A startling new portrait of Gould, including never-before-seen material.
Glenn Gould’s astonishing recordings deliver that unmistakable jolt of genius to each generation newly discovering the great Canadian pianist. With the support of the Glenn Gould Estate, Peter Goddard draws on his own interviews with Gould and on new, and in some cases overlooked, sources to present a freshly revealing portrait of Gould’s unsettled life, his radical decision to quit concertizing, his career as a radio innovator, and his deep response to the Canadian environment. Sci-fi and hi-fi, hockey and Petula Clark, Elvis, jazz, chess, the Beatles, and sex — all these inform this exploration of the pianist’s far-reaching imagination. There is even a touching account of the only piano lesson Gould ever gave.
This is the perfect gift for anyone new to classical music and those already immersed in it, for those with an interest in Canadian music, in Glenn Gould himself, and in what led to The Goldberg Variations, one of the greatest recordings in music history.
Peter Goddard, music, film, and visual arts critic for the Toronto Star (and a winner of a National Newspaper Award), has written for radio and TV and a good many magazines. He is the author of The Sounding, a novel, and multiple musical biographies, including those on Ronnie Hawkins, Frank Sinatra, David Bowie, and the Rolling Stones. Trained as an ethnomusicologist, Peter played piano for rock and blues bands. He divides his time between Toronto and the Limousin area of France.
An interesting supplement to the Glenn Gould craze still surrounding us.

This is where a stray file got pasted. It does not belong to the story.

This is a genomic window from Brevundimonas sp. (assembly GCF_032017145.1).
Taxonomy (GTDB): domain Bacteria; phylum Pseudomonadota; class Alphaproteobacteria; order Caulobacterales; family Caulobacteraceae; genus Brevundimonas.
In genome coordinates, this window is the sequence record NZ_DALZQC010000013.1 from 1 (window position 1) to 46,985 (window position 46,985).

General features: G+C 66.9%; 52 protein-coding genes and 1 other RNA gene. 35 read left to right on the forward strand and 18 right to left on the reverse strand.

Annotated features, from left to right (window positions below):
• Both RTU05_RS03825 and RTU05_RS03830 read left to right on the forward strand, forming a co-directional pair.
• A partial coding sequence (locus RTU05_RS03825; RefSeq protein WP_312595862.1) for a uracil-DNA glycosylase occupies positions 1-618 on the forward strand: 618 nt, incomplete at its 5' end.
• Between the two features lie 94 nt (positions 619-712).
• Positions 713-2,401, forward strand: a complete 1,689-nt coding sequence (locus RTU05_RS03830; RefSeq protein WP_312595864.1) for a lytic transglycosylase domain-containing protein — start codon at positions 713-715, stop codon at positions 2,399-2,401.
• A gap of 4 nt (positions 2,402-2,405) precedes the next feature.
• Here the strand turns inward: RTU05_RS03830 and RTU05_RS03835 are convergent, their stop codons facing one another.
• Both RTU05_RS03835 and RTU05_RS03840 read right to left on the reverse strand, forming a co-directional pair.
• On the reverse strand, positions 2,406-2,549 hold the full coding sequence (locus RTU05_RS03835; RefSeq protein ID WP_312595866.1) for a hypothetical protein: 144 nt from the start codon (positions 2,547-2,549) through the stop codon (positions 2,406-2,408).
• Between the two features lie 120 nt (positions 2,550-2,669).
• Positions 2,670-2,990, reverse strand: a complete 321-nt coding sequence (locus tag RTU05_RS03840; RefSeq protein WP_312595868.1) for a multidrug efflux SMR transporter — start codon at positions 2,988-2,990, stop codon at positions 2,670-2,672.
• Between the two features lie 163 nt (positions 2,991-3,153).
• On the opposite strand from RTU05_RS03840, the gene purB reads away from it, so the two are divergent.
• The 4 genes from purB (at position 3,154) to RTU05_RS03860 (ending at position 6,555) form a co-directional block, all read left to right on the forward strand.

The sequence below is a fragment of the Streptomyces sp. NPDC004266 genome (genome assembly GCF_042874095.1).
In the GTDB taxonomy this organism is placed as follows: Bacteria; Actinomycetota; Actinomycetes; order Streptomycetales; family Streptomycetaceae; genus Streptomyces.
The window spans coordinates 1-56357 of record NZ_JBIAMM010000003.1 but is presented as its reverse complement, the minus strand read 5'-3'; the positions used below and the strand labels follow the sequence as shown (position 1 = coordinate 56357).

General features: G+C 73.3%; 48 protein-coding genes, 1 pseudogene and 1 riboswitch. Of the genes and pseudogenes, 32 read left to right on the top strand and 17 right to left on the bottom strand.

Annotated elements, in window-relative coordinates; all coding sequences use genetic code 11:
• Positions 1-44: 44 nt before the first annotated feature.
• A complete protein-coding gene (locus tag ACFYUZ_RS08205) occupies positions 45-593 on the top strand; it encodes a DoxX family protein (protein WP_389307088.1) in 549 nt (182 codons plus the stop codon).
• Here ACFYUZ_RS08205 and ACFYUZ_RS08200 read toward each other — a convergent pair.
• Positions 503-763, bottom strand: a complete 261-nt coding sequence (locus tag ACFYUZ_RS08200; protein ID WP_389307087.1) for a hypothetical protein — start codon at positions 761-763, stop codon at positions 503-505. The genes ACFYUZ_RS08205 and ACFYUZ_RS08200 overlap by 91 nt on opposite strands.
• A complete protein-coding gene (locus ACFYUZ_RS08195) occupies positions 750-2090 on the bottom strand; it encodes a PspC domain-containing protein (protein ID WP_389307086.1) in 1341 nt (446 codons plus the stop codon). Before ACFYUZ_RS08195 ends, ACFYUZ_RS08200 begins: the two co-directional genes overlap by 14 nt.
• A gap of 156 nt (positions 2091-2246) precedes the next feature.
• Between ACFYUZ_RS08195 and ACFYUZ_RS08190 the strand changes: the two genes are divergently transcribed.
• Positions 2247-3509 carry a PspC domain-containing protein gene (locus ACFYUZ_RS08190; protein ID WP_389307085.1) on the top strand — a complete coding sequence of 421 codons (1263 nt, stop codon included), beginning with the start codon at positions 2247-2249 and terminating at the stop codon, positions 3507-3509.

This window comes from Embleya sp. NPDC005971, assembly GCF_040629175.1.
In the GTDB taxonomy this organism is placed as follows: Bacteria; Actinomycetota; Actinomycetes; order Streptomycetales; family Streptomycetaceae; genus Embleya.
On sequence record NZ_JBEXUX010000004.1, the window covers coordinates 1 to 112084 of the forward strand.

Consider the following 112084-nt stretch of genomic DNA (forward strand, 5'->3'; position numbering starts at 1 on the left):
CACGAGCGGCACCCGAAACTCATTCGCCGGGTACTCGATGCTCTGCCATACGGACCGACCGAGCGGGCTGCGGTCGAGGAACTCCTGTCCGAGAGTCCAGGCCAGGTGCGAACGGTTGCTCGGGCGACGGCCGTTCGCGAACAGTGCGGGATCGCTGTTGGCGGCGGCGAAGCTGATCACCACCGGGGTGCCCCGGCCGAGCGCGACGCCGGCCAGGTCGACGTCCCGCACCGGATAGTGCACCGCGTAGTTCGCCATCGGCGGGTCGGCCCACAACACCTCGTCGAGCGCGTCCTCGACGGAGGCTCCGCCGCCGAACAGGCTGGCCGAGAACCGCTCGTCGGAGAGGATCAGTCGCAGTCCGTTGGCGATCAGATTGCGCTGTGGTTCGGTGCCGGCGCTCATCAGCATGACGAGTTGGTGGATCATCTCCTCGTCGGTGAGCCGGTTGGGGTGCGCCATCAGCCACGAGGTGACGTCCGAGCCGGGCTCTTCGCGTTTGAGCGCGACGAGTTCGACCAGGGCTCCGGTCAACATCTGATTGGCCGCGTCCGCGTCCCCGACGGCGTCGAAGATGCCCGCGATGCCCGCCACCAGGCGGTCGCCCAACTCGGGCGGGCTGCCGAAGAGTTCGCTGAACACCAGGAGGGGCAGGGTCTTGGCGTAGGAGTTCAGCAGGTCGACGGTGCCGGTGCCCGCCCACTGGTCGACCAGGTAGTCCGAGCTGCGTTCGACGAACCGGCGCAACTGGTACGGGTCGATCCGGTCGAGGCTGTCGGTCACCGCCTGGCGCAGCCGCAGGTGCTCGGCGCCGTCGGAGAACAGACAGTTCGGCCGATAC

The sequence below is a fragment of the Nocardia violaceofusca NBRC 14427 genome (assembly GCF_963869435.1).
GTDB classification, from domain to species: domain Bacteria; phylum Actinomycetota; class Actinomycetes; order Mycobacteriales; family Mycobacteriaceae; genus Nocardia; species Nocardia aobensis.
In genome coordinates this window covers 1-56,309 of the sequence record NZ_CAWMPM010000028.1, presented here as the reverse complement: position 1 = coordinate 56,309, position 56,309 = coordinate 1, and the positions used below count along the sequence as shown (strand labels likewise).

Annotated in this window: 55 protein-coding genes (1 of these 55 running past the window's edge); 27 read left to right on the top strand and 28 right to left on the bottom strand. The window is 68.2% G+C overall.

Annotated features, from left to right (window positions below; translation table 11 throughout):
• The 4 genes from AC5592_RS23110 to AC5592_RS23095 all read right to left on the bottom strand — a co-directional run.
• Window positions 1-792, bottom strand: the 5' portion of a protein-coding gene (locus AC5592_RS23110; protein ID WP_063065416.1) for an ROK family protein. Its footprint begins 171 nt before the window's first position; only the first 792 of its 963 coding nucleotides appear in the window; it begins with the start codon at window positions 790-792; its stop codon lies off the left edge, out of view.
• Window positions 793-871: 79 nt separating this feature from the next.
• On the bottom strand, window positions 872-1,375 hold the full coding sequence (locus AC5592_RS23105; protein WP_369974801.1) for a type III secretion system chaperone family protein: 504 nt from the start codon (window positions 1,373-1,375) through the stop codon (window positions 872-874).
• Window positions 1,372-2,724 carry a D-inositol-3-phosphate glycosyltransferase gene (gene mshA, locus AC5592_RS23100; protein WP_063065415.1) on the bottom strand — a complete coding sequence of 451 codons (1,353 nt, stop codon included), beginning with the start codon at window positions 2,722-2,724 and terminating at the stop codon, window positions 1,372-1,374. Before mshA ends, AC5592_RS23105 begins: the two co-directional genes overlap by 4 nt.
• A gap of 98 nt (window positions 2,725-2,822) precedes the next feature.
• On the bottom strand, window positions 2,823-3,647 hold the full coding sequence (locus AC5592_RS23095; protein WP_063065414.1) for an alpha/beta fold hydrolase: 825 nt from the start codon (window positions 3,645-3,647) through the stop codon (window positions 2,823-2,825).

Goddard’s portrait is informative, engaging and full of entertaining nuggets about our country’s classical music genius.
An interesting personal account of the pianist’s career by one of Canada’s noteworthy music critics … I warmly recommend this book to Gould aficionados.
We owe Peter Goddard for his informed, insightful, and well-researched insights into a great Canadian thinker.
Goddard has drawn a comprehensive portrait of the many faces of Gould, from dude to icon, and given us a tour of a life of such protean productivity that one can only be in awe.
Reading Goddard on Gould is like the happy accident of encountering a guy in a bar who can speak with equal ease and authority about pop culture and philosophy, who slides from lowbrow to highbrow in a sentence and who, as it turns out, knew Gould in person and over many years
Perhaps no other Canadian cultural figure who gained international status as an artist remains as elusive as Gould (myth obfuscates as much as it contextualizes), but Goddard tracks him down at the cottage, on stage, and in the studio (real and of Gould’s mind) as none have done before.
Brings a new perspective to the subject.